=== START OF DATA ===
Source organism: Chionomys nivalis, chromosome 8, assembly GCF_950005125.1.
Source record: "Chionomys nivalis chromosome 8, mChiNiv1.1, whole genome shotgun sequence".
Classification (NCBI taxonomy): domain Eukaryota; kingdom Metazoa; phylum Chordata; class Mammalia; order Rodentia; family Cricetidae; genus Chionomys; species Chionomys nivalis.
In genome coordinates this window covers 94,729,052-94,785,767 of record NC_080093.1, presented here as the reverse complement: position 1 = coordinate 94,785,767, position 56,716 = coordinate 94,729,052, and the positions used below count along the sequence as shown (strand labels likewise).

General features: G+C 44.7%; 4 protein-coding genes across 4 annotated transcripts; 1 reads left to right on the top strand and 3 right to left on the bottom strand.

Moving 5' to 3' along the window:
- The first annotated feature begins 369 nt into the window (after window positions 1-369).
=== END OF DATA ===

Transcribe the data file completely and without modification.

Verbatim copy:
Source organism: Chionomys nivalis, chromosome 8, assembly GCF_950005125.1.
Source record: "Chionomys nivalis chromosome 8, mChiNiv1.1, whole genome shotgun sequence".
Classification (NCBI taxonomy): domain Eukaryota; kingdom Metazoa; phylum Chordata; class Mammalia; order Rodentia; family Cricetidae; genus Chionomys; species Chionomys nivalis.
In genome coordinates this window covers 94,729,052-94,785,767 of record NC_080093.1, presented here as the reverse complement: position 1 = coordinate 94,785,767, position 56,716 = coordinate 94,729,052, and the positions used below count along the sequence as shown (strand labels likewise).

General features: G+C 44.7%; 4 protein-coding genes across 4 annotated transcripts; 1 reads left to right on the top strand and 3 right to left on the bottom strand.

Moving 5' to 3' along the window:
- The first annotated feature begins 369 nt into the window (after window positions 1-369).